Tunnel Vision and Unreliable Data Derail Financial Transformation Ambitions
By Michael Creeden, Manager, Solutions Consulting, Tradeshift
Get more insights on what finance leaders are doing to take their department to the next level in our report: Building for Change; How CFO Priorities Are Shifting From Efficiency To Value Creation
You would struggle to find a business right now that isn’t grappling with some kind of drive toward digital transformation for their business. And the finance department is no exception. According to Gartner, 85% of finance teams today are in the midst of a financial transformation initiative. The rationale behind this move is clear. Events of the past two years have bestowed new importance on accurate, real-time data for critical decision-making, bringing it to companies’ attention like never before.
CFOs Think They’re Digital Transformation-ready
Research conducted by Tradeshift in partnership with CFO Dive suggests finance leaders are relatively satisfied with the progress they have made in modernizing core elements of the finance process. 70% of finance leaders say they’ve mostly centralized their financial data with few siloes remaining. Around 80% believe they’re performing at a decent level in core finance areas such as working capital optimization.
For CFOs and finance leaders, addressing these challenges is not the end game; instead, it is a stepping stone to the real prize; data and insights that can be shared, analyzed, and discussed between departments to inform strategic decision-making across the wider business. Asked how they envisioned the future for their function, 91% of CFOs said that increasing data transparency and collaboration between departments was a key objective in their overall finance transformation strategy.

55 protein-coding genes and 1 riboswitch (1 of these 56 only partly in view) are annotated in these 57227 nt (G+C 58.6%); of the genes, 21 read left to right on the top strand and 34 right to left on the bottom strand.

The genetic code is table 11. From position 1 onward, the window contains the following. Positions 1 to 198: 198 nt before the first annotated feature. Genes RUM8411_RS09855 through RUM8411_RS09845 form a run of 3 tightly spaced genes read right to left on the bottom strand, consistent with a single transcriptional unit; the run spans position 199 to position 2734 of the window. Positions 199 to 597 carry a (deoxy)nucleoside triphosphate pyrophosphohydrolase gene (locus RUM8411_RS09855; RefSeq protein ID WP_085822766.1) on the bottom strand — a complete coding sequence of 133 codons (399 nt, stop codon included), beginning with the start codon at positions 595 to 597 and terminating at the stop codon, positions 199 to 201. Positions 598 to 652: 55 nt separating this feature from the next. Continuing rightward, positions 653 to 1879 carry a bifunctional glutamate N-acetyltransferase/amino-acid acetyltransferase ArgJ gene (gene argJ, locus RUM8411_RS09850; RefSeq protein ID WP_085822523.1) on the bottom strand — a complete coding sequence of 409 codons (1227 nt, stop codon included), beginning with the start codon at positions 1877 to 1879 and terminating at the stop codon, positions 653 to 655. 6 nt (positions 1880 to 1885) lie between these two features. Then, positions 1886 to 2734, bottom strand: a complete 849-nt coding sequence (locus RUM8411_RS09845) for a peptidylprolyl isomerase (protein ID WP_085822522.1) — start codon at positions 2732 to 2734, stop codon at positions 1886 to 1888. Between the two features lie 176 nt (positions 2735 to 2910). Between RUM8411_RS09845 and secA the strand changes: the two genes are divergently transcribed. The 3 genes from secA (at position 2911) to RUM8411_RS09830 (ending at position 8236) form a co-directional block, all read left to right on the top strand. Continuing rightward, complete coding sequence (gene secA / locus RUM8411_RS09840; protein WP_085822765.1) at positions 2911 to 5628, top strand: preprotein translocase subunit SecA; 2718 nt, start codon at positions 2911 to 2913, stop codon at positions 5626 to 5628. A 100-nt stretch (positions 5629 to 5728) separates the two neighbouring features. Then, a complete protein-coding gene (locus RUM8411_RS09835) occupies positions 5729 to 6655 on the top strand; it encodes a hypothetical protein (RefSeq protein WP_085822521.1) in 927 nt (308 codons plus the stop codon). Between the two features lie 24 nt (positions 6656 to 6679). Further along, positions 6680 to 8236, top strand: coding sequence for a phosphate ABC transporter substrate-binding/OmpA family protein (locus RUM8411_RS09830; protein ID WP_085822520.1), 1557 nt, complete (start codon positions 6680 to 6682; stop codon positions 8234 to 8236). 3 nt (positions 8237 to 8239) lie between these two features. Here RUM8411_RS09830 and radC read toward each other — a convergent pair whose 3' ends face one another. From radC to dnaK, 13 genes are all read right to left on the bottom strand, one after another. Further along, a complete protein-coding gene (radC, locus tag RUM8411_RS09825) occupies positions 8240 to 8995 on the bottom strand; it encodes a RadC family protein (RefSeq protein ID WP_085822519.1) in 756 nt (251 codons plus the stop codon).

For all that, respondents were clear on the direction of travel; however, it’s clear that many are hitting problems. Our research revealed that 41% of finance leaders cannot share data and collaborate with other departments, including shared services. A third said that data siloes are the most significant barrier preventing them from increasing team performance levels.
Financial Transformation Tunnel Vision
According to McKinsey, financial transformation projects that look cross-departmentally are 1.5x more likely to succeed than those that are narrower in scope. Finance transformation goes much deeper and broader than the confines of the finance department itself and ultimately requires different departments and functions to work together towards a common digital goal.
Instead, what we often see is that businesses have taken a kind of ‘whack-a-mole’ approach to digital transformation across different areas that will ultimately be expected to collaborate. Departmental leaders might think they’re digitizing by moving systems to the cloud, but they’re actually shifting on-premise siloes to SaaS-based solutions.
If you look at how organizations are typically structured today, there’s a real disconnect between the different functions, particularly when you’re talking about procurement and accounts payable. On paper, it’s easy to see why they’ve traditionally been kept separate. Procurement is entirely focused on buying the right quality product at the right price for the organization, while accounts payable focuses on taking care of invoices.
Anyone who has worked in either department knows the problems that can surface when those two departments are stuck in siloes, whether that’s mismatched orders, poor audit trails, double payments, or any number of missed opportunities to build value through early payment discounts or dynamic financing.
As organizations move to a future where everything is digital as a default, you need to flip that mindset and start thinking about platforms that can integrate with a variety of discrete and legacy systems you already have in place, connecting that whole set of departments end to end. CFOs have an important role in galvanizing different stakeholders around a common vision.
Building on Bad Data